Coalition talks in Greece on additional spending cuts have failed to produce tangible results this week. While Prime Minister Antonis Samaras speaks about marginal outstanding issues, his partners don't agree at all.
Negotiations between Greek Prime Minister Antonis Samaras and his coalition partners on an extended austerity program on Wednesday failed to make any decisive progress. But the premier argued there were no insurmountable problems ahead.
"There are one or two marginal issues that still need to be discussed, but it's all about technical stuff," Finance Minister Ioannis Stournaras told reporters in Athens after two hours of talks. He was confident that additional spending cuts could be approved by the parties next week.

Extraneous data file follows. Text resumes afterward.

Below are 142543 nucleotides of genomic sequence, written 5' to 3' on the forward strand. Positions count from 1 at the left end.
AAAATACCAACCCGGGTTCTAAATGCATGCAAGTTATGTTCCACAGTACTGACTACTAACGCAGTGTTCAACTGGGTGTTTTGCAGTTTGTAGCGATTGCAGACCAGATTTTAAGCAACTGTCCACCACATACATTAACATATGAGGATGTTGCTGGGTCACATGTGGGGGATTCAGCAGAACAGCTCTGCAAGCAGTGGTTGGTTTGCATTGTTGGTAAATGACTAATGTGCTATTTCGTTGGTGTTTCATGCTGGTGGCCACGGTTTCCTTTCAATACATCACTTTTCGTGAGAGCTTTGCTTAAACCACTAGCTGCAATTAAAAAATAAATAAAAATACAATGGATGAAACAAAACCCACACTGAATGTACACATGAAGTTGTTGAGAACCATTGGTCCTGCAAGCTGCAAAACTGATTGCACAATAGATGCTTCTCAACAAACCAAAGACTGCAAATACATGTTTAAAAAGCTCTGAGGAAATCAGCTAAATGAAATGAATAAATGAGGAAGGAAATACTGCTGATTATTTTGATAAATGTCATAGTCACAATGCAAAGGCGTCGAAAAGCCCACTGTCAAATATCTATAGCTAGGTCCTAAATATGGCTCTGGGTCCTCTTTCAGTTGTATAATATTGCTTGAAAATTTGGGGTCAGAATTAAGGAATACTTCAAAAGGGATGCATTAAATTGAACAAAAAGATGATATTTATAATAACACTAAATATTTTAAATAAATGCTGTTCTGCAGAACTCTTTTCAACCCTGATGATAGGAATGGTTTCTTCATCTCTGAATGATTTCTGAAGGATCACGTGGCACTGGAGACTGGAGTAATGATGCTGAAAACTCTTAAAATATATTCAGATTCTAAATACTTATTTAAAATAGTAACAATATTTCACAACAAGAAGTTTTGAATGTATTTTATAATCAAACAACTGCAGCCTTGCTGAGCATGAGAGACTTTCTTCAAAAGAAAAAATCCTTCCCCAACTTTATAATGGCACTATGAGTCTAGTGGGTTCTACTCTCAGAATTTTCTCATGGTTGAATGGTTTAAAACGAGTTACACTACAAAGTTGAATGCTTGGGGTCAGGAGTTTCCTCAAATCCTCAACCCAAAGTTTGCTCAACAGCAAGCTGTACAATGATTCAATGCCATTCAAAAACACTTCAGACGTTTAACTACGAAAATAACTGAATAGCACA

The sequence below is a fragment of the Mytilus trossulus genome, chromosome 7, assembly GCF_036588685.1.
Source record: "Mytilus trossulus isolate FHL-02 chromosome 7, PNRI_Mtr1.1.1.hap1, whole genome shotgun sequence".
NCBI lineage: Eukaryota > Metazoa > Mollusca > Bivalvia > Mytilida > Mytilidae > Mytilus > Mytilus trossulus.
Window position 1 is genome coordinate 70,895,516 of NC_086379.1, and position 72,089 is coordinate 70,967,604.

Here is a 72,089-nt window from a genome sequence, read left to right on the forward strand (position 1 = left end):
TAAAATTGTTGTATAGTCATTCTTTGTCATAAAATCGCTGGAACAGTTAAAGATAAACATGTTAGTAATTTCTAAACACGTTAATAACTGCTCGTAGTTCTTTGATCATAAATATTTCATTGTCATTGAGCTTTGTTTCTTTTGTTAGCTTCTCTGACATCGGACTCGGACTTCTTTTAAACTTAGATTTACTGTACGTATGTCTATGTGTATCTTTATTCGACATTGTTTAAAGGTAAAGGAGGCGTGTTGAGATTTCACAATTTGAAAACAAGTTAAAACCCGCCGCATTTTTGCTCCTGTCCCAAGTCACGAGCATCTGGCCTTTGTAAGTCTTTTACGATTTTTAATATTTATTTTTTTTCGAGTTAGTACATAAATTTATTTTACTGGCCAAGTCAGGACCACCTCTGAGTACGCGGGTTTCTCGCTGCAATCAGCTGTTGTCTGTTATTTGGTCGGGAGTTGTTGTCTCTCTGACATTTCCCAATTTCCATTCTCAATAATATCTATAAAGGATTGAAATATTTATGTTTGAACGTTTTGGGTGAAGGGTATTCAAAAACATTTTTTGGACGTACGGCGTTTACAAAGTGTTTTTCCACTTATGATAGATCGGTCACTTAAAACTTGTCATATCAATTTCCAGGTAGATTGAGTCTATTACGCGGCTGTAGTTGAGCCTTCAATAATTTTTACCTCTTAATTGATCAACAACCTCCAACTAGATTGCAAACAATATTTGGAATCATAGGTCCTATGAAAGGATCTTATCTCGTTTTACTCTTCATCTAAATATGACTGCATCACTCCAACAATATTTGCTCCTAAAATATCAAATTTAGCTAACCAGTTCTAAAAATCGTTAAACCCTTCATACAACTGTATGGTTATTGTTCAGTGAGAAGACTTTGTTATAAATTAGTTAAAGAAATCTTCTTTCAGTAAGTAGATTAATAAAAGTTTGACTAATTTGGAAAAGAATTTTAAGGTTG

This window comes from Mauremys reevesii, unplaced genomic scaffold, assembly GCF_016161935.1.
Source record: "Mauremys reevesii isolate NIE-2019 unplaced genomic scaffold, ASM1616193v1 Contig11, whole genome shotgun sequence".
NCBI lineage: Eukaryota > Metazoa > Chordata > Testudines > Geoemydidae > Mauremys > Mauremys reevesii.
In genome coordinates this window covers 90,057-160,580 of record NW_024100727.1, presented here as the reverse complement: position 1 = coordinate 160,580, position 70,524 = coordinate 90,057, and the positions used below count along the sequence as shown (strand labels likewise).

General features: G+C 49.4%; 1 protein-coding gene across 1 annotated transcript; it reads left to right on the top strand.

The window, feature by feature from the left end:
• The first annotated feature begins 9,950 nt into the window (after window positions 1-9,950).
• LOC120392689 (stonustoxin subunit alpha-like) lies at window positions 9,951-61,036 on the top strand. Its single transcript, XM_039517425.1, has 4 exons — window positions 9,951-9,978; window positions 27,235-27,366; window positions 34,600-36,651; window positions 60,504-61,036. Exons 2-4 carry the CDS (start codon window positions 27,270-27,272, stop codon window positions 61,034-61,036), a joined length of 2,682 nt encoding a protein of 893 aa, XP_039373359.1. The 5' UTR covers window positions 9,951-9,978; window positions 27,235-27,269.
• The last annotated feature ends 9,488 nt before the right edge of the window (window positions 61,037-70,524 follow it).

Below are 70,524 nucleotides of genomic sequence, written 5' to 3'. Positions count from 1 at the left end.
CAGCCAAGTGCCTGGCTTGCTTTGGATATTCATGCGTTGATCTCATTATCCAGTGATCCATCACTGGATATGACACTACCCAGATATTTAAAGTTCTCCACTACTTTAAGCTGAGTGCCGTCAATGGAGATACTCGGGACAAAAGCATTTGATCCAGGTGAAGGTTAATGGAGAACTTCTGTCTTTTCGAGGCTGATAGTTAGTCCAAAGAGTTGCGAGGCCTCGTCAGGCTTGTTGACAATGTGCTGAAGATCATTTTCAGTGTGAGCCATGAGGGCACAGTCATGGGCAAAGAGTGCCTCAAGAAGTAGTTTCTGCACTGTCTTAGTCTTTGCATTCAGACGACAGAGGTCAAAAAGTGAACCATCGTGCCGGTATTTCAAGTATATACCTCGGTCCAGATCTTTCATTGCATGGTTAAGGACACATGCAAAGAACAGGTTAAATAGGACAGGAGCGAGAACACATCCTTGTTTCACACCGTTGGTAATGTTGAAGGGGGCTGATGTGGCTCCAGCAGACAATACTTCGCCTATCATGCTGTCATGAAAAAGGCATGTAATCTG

More cuts to the tune of 11.5 billion euros ($14.4 billion) are required for Greece to receive a second package of emergency loans from international lenders.
But the Socialists and Democratic Left are still opposing wage cuts and reductions in pensions of low-income earners as part of the austerity drive. The head of the Democratic Left, Fotis Kouvelis, also said planned cuts in local council funds would bring municipal services close to collapse.
"Major cuts to local council funds are unacceptable," Kouvelis said in a statement as council staff in Athens began a two-day strike on Wednesday.
A spending cuts agreement, whatever its form, will need approval from the European Central Bank (ECB), the European Union and the International Monetary Fund (IMF). Inspectors from the troika of international lenders are due to begin assessing Greece's reform progress on September 5.